Though the ICIJ was also behind the release of the Panama Papers, investigative editor Michael Hudson told me he believes the FinCen leak is “the most important” project they’ve worked on. Instead of being about one group of actors, or one jurisdiction, these revelations span the banking sector as a whole.
“It shows the widest set of problems,” he says.
The story has been covered around the world, but some press accounts particularly here in the States seem to have missed the punchline, i.e. that the banks figuring most prominently in the FinCen leak are exactly the same institutions paraded before the public as subjects of “message-sending” punishments back in 2012-2014.
HSBC, for instance, continued to take in questionable money through 2012 and beyond, including $30 million from Hong Kong accounts related to a Ponzi scheme called World Capital Market. WCM was suspected of bilking “investors” — most of them ordinary people scraping together five or ten thousand dollars and throwing them at false promises of guaranteed returns — of nearly $80 million.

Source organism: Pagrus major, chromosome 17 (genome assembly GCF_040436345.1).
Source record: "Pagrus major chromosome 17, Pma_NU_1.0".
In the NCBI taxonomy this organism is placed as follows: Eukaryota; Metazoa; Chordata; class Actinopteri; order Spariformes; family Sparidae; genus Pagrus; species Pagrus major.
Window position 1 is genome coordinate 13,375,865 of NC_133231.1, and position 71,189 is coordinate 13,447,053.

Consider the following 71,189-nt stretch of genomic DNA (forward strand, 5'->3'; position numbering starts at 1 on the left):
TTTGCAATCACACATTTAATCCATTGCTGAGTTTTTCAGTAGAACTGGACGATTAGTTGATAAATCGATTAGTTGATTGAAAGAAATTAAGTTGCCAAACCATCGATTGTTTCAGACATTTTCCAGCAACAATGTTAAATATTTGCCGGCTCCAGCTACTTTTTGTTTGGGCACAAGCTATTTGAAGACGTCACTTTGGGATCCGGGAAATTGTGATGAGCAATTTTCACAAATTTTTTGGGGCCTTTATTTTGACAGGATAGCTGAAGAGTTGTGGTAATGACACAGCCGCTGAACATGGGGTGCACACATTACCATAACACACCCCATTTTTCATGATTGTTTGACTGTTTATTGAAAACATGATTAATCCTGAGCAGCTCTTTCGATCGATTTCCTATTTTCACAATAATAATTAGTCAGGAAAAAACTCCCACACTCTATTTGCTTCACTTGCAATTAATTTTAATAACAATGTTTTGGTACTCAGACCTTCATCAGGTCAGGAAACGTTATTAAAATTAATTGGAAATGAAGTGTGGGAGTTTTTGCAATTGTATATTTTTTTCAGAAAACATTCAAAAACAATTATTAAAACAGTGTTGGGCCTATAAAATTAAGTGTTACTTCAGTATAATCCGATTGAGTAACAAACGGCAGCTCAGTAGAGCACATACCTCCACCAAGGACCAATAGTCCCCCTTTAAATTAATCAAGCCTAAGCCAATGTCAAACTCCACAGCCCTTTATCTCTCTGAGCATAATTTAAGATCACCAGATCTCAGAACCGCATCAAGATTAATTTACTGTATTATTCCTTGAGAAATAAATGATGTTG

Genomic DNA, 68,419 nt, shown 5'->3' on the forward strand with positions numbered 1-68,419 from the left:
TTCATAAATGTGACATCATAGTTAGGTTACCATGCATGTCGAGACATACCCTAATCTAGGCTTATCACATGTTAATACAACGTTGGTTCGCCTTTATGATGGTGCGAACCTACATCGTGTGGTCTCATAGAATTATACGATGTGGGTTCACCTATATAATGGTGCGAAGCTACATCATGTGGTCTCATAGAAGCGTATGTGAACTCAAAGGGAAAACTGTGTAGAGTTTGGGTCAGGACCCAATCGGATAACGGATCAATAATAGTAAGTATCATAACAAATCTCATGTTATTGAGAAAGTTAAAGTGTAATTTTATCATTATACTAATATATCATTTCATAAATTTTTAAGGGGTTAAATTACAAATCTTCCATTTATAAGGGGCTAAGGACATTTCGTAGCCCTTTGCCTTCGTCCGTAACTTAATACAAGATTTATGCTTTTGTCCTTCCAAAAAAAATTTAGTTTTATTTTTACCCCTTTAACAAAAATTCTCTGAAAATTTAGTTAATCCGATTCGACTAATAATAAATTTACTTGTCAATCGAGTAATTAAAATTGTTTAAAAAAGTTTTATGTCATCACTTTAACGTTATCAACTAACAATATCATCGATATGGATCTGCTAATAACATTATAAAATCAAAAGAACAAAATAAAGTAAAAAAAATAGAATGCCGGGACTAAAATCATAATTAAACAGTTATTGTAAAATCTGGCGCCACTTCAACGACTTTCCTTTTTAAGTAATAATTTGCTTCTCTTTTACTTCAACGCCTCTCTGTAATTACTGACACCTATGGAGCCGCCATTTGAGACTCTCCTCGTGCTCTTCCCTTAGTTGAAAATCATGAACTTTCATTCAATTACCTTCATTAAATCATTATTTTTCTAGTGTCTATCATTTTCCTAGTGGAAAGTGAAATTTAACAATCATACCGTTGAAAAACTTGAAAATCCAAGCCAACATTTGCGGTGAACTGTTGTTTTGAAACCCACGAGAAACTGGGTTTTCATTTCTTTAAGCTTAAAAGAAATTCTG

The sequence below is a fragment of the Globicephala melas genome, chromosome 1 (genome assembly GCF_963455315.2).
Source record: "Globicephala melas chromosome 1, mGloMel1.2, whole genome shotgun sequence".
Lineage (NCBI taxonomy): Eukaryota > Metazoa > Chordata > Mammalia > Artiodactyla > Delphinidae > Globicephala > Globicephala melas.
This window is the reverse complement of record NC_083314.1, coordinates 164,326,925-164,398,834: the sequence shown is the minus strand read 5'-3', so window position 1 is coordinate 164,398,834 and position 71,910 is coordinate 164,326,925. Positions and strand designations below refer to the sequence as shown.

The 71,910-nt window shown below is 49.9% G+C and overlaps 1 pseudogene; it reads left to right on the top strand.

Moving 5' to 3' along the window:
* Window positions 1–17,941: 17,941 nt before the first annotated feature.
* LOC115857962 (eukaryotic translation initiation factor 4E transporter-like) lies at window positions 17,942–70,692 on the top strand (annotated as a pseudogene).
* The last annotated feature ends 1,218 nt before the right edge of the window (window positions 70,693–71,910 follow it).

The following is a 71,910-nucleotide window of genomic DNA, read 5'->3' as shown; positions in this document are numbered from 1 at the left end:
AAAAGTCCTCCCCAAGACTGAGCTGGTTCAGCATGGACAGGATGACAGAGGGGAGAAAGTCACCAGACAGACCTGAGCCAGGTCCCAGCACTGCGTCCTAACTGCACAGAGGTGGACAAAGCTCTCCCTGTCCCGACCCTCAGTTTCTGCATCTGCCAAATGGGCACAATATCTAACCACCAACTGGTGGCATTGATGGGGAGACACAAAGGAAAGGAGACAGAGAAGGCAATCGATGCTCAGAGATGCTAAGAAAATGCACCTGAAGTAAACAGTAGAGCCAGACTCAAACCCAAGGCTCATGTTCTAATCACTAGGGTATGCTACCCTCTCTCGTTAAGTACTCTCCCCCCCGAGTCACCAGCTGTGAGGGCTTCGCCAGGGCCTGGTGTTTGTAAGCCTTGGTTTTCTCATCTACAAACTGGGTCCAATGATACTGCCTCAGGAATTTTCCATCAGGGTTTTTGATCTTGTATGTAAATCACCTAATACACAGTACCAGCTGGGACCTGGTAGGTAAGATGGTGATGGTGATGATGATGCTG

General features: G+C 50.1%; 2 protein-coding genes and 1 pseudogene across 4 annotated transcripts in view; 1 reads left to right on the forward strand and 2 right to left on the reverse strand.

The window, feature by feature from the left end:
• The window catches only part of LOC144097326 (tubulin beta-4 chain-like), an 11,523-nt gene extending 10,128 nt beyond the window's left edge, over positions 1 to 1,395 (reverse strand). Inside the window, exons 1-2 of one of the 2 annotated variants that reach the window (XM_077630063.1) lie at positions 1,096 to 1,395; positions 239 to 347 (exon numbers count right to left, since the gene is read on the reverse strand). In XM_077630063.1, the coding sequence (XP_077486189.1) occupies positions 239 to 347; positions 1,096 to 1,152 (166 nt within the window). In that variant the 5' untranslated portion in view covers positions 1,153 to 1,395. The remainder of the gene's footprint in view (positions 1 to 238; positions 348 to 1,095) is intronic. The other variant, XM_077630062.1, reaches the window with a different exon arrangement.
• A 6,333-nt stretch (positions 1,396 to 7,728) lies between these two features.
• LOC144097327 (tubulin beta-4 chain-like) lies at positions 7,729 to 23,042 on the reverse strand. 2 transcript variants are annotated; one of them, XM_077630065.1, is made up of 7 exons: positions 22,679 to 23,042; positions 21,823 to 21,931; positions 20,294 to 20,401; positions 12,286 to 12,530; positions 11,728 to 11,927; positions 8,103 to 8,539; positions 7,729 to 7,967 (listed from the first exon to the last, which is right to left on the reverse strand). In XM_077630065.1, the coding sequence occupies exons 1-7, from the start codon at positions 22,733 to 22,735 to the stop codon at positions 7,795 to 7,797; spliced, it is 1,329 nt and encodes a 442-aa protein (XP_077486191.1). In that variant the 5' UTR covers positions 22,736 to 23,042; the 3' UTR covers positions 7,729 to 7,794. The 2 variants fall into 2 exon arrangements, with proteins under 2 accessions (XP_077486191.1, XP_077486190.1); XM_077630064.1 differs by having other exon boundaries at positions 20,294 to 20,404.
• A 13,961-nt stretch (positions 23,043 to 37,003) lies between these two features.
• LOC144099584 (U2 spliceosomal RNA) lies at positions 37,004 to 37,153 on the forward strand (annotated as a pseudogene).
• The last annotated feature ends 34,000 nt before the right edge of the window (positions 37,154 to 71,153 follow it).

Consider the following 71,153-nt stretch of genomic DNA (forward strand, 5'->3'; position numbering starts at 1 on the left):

The leaked records show HSBC flagged the account as suspicious as early as 2013, but continued to take the money from this and a wide variety of other dicey accounts. Although regulators saw all of this information, the Department of Justice not only didn’t take action, it announced in 2017 that HSBC had “lived up to all of its commitments” and agreed to file a motion to lift the deferred prosecution deal.
A similar pattern held with JP Morgan Chase, which in 2013 was hit with a cease and desist order over “systemic deficiencies” in its money-laundering controls, yet continued to do business with rogue accounts, including some infamous and obvious ones. To give some sense of the sums involved, JPM made roughly a half-billion dollars just servicing the accounts for con artist Bernie Madoff.
As far back as 2006, JP Morgan Chase knew enough to pull its own money out of investments in hedge funds tied to Madoff, but never told investors, and continued to manage his accounts for years. The bank ultimately settled with the government over the Madoff episode in 2014, after the 2013 “cease and desist” order, while continuing to manage money for other malodorous accounts — including, according to the ICIJ, more than $1 billion for Jho Low, the fugitive financier behind Malaysia’s infamous 1MDB fund.